Is Desyrel an old medication?

Desyrel (generic name: trazodone) can be a wonderful antidepres-sant, although it’s mostly ignored. Research studies show that Desyrel is as effective against depression as any traditional antide-pressant. Desyrel was developed in Italy in the 1960s, and it is in use all over the world. It is one of the antidepressants that helps the body release more serotonin but has little effect on norepinephrine or dopamine.

Desyrel has a so-called heterocyclic structure, which puts it in its own class, different from SSRIs, SNRIs, tricyclics, or any other antidepressant. Desyrel can be combined with many other antidepressants to increase the amount of serotonin that is released into the brain.

Desyrel can also help you sleep at night, and it can even improve the quality of your sleep by normalizing the amount of time you spend in restorative dreaming and deep sleep. This can help you get better rest from the same number of sleep hours. Most people fall asleep within about twenty minutes after taking their Desyrel.

Desyrel works by a different mechanism than the usual sedative sleeping pills, and it can help you get to sleep and stay asleep without becoming addicted. However, it is not licensed for this use. In addition, you will need to work with your doctor to find the right dose for you. If you take too little, you will not fall asleep, and if you take too much, it will be present in your bloodstream when you wake up, and you will feel sleepy.

So what keeps Desyrel from being the world’s most popular anti-depressant? Well, Desyrel has been around for such a long time that it has long lost its aura of newness and modernity. Desyrel’s patent has expired; its generic form is quite inexpensive, and so you will never see any flashy Desyrel promotions on television or the Internet.

You’ll likely start at a low dose of 25 milligrams at bedtime and increase the dose over the course of days to weeks until the Desyrel puts you to sleep at night without leaving you sleepy during the day. This is usually the best starting dose for treating depression. You may end up taking 50 to 100 milligrams at night, although a few patients do better on higher doses up to 300 milligrams.

Patients say that Desyrel takes away their saddest, most negative thoughts and keeps them from overthinking and making mountains out of molehills. Some patients report a slight dulling of emotion. Desyrel is also useful in reducing anxiety, irritability, and anger. You can still get angry while taking Desyrel if you want to, but anger does not flare up as easily.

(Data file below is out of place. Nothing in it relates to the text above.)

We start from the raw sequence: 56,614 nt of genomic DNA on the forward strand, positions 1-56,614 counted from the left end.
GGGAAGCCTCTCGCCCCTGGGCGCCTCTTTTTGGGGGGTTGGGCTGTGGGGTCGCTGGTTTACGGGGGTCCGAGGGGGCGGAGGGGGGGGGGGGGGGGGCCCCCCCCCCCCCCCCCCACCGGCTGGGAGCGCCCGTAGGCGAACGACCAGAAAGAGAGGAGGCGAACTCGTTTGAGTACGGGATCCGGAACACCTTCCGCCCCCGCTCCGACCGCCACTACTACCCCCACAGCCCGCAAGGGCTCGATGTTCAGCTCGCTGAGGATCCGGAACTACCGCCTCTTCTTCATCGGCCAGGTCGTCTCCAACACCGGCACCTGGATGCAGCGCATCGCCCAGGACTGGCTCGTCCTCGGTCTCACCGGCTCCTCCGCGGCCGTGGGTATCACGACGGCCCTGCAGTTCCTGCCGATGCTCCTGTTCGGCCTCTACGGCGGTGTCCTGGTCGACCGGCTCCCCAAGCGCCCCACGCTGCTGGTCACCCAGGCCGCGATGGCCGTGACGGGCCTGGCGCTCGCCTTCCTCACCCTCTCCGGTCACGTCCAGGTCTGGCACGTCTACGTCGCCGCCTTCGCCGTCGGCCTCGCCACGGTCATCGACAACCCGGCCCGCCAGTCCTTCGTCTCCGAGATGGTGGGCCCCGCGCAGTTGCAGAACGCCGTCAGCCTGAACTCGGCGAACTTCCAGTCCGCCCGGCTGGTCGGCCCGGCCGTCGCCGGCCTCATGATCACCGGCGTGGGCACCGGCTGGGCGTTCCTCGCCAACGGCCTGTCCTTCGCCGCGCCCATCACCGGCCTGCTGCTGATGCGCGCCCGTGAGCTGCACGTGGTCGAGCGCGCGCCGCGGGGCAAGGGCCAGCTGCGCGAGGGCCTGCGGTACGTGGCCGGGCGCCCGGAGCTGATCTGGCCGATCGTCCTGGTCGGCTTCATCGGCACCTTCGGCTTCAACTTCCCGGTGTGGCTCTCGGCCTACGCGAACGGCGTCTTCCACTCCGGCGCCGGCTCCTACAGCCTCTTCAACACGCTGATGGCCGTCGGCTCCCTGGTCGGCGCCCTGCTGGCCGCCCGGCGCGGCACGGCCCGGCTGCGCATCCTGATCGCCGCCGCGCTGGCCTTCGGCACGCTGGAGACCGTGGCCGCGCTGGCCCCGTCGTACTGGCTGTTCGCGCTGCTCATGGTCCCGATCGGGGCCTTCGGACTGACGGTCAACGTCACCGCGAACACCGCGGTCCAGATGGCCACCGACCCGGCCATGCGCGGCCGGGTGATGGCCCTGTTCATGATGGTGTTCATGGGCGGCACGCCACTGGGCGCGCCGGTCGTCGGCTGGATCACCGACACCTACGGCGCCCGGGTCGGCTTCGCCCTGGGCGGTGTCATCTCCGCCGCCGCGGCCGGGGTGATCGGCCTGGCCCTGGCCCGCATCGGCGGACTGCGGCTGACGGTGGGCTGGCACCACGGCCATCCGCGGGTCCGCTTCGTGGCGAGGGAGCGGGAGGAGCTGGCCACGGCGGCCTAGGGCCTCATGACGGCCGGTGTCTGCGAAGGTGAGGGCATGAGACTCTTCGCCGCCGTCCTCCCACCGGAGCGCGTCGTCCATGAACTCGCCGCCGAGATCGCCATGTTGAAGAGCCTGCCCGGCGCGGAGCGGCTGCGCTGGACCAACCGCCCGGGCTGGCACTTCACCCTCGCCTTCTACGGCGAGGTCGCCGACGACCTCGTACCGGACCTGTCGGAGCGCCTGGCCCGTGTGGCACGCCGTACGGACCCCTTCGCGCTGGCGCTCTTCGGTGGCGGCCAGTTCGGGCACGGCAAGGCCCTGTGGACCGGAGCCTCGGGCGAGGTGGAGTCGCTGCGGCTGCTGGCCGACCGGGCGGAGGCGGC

Patients generally do not experience the typical side effects of tricyclic antidepressants (constipation, dry eyes, etc.) or the typical side effects of SSRI antidepressants (anxiety, edginess, insomnia, or impotence). My patients complain of brief nausea immediately after taking it, but because Desyrel is taken at night, you will probably be asleep and not notice. Some patients have complained of dry mouth or chest congestion in the first few days after starting Desyrel.

Very infrequently, Desyrel can cause a man to have an unusually enlarged penis. This seems to be caused by an exaggeration of the normal process of arousal and erection. Although I have never seen it, textbooks claim that in extreme cases, a few patients’ erections swell out of control. If the penis will not go down, you would need to go straight to the emergency room to get an injection that will deflate it and prevent any damage. Although this is a colorful story, it is estimated that this effect occurs in less than 0.002 percent of cases. On hearing this story, some men were anxious to try Desyrel in hopes of getting some increase, but they were all disappointed.

Desyrel comes in 50, 100, 150, and 300-milligram generic tablets. It reaches a peak in your body about one hour after you swallow it, and it is mostly gone from your body in about a day. Clearance may be slower in elders and overweight patients, so these individuals may need smaller doses.

Desyrel can be very helpful for treating unipolar major depression as well as the insomnia, anxiety, and irritability that often accompany it.